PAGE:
Chicken and Rice Salad with Poached Radishes and Nuoc Cham

March 15, 2016
4 Ratings
Photo by Bobbi Lin
  • Serves 2
Author Notes

Leftover chicken and rice never looked so nice. —Ali Slagle

What You'll Need
  • For the nuoc cham
  • 2 tablespoons sugar
  • 3 tablespoons fish sauce
  • 1 tablespoon lime zest
  • 3 tablespoons freshly squeezed lime juice
  • 1 garlic clove, sliced
  • 2 red or green Thai chiles, halved lengthwise, and sliced into half moons
  • For the salad
  • 1 bunch radishes (about 12), cleaned, trimmed, and cut in quarters (or half if they're tiny)
  • 2 tablespoons butter
  • Salt and freshly ground pepper
  • 1 1/2 cups shredded chicken (sometimes I buy a rotisserie chicken for this very purpose)
  • 1 cup cooked long-grain brown rice
  • 2 cups watercress, baby kale, or other spicy green
  • 1 cup chopped cilantro leaves and stems
  1. To make the nuoc cham, in a jar, mix the sugar, fish sauce, lime zest, and lime juice with a fork or whisk until the sugar is completely dissolved. Add the garlic and chilies and a few grinds of black pepper, and let everything hang out for around 30 minutes (you can eat the nuoc cham immediately, but the flavors won't be as good of friends yet). Taste and adjust if necessary (if it's too puckery, add more sugar). This keeps in an airtight container in the fridge for up to a week.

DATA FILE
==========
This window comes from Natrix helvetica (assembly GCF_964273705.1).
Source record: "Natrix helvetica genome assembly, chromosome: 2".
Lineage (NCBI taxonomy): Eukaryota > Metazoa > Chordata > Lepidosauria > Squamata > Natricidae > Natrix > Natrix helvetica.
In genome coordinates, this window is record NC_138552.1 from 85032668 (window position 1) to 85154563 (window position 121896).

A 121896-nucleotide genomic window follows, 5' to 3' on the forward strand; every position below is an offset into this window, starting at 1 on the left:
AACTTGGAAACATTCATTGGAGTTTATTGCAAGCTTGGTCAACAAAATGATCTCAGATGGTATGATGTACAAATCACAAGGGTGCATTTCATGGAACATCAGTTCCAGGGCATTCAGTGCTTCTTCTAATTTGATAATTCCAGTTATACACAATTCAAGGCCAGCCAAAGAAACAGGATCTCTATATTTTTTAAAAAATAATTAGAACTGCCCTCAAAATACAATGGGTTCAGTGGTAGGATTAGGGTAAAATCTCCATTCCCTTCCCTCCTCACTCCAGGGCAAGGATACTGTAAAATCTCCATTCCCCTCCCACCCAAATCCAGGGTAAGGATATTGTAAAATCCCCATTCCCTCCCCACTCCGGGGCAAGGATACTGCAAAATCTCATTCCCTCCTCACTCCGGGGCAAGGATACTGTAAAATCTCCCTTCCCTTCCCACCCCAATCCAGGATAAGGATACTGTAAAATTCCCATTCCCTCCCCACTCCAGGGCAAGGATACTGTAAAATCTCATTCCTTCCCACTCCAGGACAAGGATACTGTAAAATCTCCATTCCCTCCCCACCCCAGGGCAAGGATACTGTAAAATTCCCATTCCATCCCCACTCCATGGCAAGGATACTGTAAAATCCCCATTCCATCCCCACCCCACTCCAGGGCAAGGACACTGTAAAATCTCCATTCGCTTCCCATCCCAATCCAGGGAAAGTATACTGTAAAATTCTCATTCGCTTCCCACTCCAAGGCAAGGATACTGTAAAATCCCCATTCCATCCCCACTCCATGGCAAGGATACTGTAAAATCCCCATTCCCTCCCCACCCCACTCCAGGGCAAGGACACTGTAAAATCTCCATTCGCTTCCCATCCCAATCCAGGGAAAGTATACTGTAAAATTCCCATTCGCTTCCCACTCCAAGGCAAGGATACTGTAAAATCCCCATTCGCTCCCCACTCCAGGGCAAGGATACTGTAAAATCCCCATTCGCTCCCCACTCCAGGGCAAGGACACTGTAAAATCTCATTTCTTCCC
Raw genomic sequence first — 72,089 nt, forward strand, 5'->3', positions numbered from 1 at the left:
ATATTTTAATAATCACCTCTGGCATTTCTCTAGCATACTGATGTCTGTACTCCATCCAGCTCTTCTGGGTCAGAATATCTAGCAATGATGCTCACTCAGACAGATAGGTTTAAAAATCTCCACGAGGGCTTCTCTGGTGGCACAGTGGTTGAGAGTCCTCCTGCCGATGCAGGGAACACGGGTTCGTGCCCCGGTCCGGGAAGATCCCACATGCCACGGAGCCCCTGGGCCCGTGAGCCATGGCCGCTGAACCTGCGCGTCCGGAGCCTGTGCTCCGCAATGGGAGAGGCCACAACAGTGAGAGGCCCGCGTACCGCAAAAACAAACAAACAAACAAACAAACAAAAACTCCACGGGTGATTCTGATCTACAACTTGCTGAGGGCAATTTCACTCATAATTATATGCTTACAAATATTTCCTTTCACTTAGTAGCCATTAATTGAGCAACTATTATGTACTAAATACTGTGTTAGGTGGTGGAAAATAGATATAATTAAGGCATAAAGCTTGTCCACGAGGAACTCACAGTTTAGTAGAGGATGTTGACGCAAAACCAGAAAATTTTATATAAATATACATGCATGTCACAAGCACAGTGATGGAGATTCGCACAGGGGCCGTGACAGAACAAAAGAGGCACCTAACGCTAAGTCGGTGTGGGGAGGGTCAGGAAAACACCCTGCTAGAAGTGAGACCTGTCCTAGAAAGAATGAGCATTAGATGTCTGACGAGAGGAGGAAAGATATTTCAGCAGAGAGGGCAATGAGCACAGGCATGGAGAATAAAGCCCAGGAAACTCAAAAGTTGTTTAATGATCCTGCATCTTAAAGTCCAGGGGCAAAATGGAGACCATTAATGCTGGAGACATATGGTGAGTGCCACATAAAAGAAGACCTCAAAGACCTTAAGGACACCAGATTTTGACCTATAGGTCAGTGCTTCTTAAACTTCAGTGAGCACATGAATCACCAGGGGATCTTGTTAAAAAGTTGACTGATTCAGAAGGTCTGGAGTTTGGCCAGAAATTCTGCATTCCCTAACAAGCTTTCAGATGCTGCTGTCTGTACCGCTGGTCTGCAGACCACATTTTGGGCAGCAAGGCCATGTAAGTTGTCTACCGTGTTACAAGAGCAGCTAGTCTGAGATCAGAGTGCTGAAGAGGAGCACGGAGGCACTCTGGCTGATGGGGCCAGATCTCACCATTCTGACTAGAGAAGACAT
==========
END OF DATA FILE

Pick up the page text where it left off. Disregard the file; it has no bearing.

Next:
2. To make the salad, melt the butter in a large skillet over medium-low heat. Add the radishes, cut side down, and a pinch of salt, and sauté for 10 minutes, until they're tender and slightly browned. Turn off the heat.
  3. Lay out the spicy greens on a serving platter or in a bowl.
  4. Add 3 tablespoons nuoc chom to the skillet and stir to coat the radishes. Then add the chicken and brown rice and stir to combine. Immediately transfer it to the platter of greens, drizzling all the nuoc chom over the greens..
  5. Toss gently just to coat the leaves. If you need more dressing, add more. Sprinkle over the cilantro leaves and stems and serve.

See what other Food52ers are saying.

  • btglenn
  • Noelle Destries
    Noelle Destries

2 Reviews

btglenn June 8, 2016
I use daikon radish either cut into thin rounds or julienned on a box grater as a replacement for red radishes. Milder and juicier than the red radish, the daikon, which looks like a white giant carrot, is a standard ingredient in Asian cuisine. It can be found in the vegetable section of many super markets.
Noelle D. April 5, 2016
This is a fantastic recipe - will be in the rotation. thank you!